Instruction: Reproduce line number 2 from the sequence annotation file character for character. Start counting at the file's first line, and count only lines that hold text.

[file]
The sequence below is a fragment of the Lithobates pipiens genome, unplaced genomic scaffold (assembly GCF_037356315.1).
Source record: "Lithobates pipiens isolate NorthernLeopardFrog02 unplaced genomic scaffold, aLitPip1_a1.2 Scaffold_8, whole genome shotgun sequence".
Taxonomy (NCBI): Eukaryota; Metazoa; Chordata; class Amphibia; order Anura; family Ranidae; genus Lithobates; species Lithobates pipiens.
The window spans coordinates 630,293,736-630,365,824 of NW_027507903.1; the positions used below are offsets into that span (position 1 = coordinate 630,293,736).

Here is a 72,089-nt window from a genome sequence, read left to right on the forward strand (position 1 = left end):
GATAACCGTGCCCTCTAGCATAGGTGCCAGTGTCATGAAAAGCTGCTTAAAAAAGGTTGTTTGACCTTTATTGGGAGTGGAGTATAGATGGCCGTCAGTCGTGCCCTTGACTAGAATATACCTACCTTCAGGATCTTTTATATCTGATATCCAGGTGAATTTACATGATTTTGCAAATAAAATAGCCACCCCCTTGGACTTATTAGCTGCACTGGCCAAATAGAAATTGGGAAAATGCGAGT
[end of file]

Source record: "Lithobates pipiens isolate NorthernLeopardFrog02 unplaced genomic scaffold, aLitPip1_a1.2 Scaffold_8, whole genome shotgun sequence".